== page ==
Decimal to Fraction Calculator
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How to convert a decimal to a fraction
To convert a decimal to a fraction, take the decimal number and write it as the numerator (top number) over its position value. As an example, for 0.4 you'll find the four is in the tenths position. To turn it into a fraction, place the 4 over 10, to give 4/10. You can then simplify the fraction if needed. In this example, we can simplify to 2/5.
Some decimals are so familiar to us that we can instantly see them as fractions: if your sister is 14.5 years old, you know that she's 14 1/2; if you buy a bag of potatoes weighing 0.75kg, you know that it's 3/4 of a kilo; if you give your sister a 3/4 kilo bag of potatoes for her 18th birthday, you know that your chances of a polite and enthusiastic response are around 0.1, or 1/10.
But what of other less obvious decimals - how can you calculate what 0.45, 0.62 or 0.384 is as a fraction, for example? Here's how...
Converting a decimal to a fraction - step by step
The most important thing you need to keep in mind when you want to convert a decimal to a fraction is that a decimal expresses whether something is a 'tenth', a 'hundredth', a 'thousandth' etc., based on its position after the decimal point. If you're looking at a decimal which only has one number after the point, then you are working in tens. If your decimal has two digits after the point, then you will be working in hundreds. If your decimal has three digits after the point, then you are working in thousands, and so on.
- Establish whether your decimal is working in tens, hundreds, thousands or more. This will become your multiplier in step 3.
Example: 0.45 is 45 hundredths
- Write out your decimal as the numerator of a fraction (i.e. above the fraction line). The denominator below the line is always 1, because a decimal is always part of 1.
- Multiply your numerator by 10 / 100 / 1000 (your multiplier from step 1), and then do the same for the denominator.
- Simplify your fraction. Find the 'Greatest Common Factor' (the highest number that divides exactly into both the numerator and the denominator).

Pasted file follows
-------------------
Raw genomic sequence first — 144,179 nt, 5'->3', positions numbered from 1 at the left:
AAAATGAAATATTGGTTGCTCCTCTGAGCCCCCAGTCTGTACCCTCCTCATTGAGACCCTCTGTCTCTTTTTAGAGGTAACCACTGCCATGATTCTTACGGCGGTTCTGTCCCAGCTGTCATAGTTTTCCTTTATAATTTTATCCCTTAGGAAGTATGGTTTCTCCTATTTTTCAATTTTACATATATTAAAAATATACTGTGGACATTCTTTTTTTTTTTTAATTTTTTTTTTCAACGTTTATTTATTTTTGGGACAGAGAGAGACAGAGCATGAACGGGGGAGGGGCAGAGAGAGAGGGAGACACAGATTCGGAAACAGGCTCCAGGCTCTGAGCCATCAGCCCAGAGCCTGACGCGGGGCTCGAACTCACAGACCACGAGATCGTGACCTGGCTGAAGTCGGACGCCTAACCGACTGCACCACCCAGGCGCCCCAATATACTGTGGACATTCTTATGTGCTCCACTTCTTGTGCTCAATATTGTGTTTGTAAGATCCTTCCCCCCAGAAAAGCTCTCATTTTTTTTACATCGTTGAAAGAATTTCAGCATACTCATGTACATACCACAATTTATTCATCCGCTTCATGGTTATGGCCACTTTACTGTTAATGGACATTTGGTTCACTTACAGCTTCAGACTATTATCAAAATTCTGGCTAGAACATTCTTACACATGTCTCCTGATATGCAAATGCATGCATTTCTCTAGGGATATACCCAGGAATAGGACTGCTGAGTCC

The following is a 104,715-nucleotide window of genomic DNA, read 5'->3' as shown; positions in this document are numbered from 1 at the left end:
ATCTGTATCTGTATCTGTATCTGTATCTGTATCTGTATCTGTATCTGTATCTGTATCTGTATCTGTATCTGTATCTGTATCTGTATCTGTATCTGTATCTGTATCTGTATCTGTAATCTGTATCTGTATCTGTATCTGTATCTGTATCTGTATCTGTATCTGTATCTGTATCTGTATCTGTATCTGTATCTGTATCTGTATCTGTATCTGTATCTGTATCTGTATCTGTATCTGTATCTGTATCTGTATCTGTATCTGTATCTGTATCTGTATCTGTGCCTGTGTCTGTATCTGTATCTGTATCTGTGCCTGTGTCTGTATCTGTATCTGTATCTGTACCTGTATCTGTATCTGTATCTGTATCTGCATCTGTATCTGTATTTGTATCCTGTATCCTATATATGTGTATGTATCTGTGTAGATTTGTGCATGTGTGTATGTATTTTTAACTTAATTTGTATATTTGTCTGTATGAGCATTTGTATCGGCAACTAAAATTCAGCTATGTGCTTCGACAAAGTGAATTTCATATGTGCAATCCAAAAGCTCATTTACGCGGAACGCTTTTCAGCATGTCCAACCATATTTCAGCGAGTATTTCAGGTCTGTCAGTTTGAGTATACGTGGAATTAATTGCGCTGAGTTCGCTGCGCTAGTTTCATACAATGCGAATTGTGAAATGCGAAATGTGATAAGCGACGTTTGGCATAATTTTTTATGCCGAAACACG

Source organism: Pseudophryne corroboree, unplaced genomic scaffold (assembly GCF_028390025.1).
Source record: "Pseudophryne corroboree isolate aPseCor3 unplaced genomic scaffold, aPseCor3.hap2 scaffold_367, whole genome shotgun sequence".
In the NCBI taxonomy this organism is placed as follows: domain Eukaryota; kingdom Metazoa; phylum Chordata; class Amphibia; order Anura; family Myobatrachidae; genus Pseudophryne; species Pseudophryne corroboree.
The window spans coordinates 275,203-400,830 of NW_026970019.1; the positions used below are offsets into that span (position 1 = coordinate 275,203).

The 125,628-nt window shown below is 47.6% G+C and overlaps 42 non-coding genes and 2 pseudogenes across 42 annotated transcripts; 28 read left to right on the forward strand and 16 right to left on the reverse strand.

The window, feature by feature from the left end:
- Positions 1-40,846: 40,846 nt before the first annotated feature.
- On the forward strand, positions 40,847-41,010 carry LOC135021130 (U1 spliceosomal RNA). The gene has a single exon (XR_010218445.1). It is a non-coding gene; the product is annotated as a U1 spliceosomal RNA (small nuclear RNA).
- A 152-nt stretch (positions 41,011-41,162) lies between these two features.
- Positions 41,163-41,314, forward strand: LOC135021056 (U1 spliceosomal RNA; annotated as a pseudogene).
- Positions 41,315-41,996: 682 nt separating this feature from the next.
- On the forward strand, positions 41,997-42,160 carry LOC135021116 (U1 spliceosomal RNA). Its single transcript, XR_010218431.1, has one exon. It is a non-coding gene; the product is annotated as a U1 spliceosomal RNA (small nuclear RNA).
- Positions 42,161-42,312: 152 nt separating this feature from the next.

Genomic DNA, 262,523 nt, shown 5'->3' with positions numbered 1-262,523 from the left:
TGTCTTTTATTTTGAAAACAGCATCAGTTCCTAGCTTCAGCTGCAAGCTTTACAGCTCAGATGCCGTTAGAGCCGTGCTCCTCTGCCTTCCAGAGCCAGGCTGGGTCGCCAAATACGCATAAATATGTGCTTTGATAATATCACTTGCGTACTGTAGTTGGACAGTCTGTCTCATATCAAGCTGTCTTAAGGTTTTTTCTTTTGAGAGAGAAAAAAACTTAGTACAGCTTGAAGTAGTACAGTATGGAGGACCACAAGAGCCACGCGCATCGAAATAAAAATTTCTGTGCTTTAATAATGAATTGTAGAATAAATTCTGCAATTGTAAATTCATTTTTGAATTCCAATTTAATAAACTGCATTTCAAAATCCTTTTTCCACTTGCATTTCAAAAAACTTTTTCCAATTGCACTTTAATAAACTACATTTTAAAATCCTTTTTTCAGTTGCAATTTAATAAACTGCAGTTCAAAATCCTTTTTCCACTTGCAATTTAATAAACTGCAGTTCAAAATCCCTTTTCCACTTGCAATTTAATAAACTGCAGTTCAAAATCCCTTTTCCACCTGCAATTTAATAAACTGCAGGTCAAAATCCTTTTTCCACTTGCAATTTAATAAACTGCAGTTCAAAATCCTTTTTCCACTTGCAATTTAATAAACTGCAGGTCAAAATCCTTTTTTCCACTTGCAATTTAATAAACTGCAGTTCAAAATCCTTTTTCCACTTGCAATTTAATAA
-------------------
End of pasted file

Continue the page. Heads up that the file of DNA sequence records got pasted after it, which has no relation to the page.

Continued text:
Example: Both 45 and 100 are multiples of 5, so we can divide both numbers by 5. Result: 9/20.
Should you have a whole number at the beginning of your decimal (6.45), you can simply remove it to work out your decimal, then include it again at the end (Example: 6 and 9/20).
If you manage to find a number which simply can't become a fraction, then don't be too hard on yourself. It's not you: it's them. These are called "irrational numbers", and with good reason. One example of an irrational number is pi (3.14159265...) There's just no reasoning with them.
Using the decimal to fraction calculator
You can use our decimal to fraction calculator to check your calculation answers or to get help with figuring out the methodology behind converting a decimal number to a fraction. As well as providing a result for your calculation, we also show you how the answer was achieved.
Our calculator gives you the opportunity to represent repeating decimals by entering a figure into the 'Number of trailing decimal places to repeat' box. Simply enter the number of digits from the end of the decimal to repeat. For other non-repeating decimals, keep the default setting at 0.
As an example, if you want to convert a repeating decimal such as 1.234... then you should enter 1.234 into the Decimal number box and 3 into the Trailing decimal places to repeat box (signifying that the last 3 digits of the number should repeat).
Other math and education calculators
The Calculator Site features a number of popular math and education calculators. You may, for example, wish to add, subtract, multiply, divide or simplify fractions. Alternatively, you may be at university and need to calculate your weighted grade.
And, if you find yoursefl needing some assistance with rounding calculations to significant figures, check out the Significant Figures Calculator by Quentin Truong.
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